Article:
For this reason, perhaps, some officers who have been in the force for a while advise that having some life experience before joining is helpful. There is upper no age limit for applicants and people commonly enter the force as a career change (most officers do, however, retire at 55). Whatever your age, what a police officer can witness in an average day takes preparation. "I'm hard to shock," says Jules Winfield, 22, who joined the Police Service of Northern Ireland when he was 19. "But near the start of my career I dealt with a bad traffic accident where the people had 60 per cent burns. One was under the influence of an illegal substance, and I had to physically wrestle him to get him into the ambulance. We fought all the way to the hospital."

Winfield found the effects afterwards difficult to deal with. "I had the horrible smell of burnt human flesh all over me; when I had a shower at home, it was still there. That was hard."

There can be rewards, though. The nurse at the hospital told Winfield that without his help, the burns victim would have died. "You get a minimal amount of thanks," Winfield says. "But the times you do get it, it's absolutely brilliant."

You learn the principles of policing on the intensive course; putting them into practice comes on the beat. The first experience outside the classroom that a trainee will have is with the support of someone who knows the job inside out: an experienced constable will be by your side until you are deemed suitable for independent patrol.

"The tutorship scheme which teaches you how to handle errors and go over the common legislation is a really good idea," Winfield says. "It's a chance to employ training in a safe environment outside the classroom. I definitely appreciated it."

After two years of probation, trainees will find that they are fully fledged constables, stepping up a rung on the career ladder. This travels sideways as well as up. Once you have passed probation, you are eligible to sit the qualifying examination to be promoted to sergeant. Some police officers want to stay on the beat and so they do that, honing those particular skills. Others choose to specialise in a different area, and although the competition is extremely high, the choice of roles is diverse.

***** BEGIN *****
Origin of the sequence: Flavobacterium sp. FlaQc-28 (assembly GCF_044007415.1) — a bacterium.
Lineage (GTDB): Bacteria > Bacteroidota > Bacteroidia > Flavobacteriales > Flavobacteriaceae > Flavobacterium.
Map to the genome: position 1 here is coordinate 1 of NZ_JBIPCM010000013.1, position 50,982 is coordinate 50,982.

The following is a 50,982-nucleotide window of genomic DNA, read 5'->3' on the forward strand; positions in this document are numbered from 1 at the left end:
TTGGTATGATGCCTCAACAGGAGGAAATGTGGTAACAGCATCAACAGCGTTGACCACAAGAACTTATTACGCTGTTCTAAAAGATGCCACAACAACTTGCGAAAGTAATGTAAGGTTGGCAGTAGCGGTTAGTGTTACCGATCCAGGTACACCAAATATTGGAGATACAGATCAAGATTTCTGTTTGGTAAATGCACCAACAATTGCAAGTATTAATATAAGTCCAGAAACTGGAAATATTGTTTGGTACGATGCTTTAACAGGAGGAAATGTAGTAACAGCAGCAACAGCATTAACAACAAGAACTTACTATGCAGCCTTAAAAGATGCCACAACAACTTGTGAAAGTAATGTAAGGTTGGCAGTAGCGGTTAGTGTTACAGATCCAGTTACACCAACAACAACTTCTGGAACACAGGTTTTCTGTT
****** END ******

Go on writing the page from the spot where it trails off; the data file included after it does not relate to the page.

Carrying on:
The Criminal Investigation Department (CID), for instance, is a popular field - around one in eight police officers are in the CID - and requires intensive training to equip them to deal with serious crime. The horizons within the force are much broader than that: there are opportunities to work as a police dog handler, or in the traffic police, Special Branch, firearms units, drug squad, fraud squad, mounted police and even under-water search units, indispensable in the search for missing persons.

Within this, an important part of the structure of the police force is the High Potential Development Scheme, which is designed to develop individuals who feel they could be future leaders in the service. What makes this scheme unusual is that you do not have to be in any designated rank to apply: anyone within the organisation is eligible, provided that they display the right skills. Whatever area of policing officers decide to settle in, they carry the same essential skills with them. The ability to understand people, empathise with them, keep their head in what seem to be impossible situations, and leave preconceptions behind. It is certainly one career that is not predictable.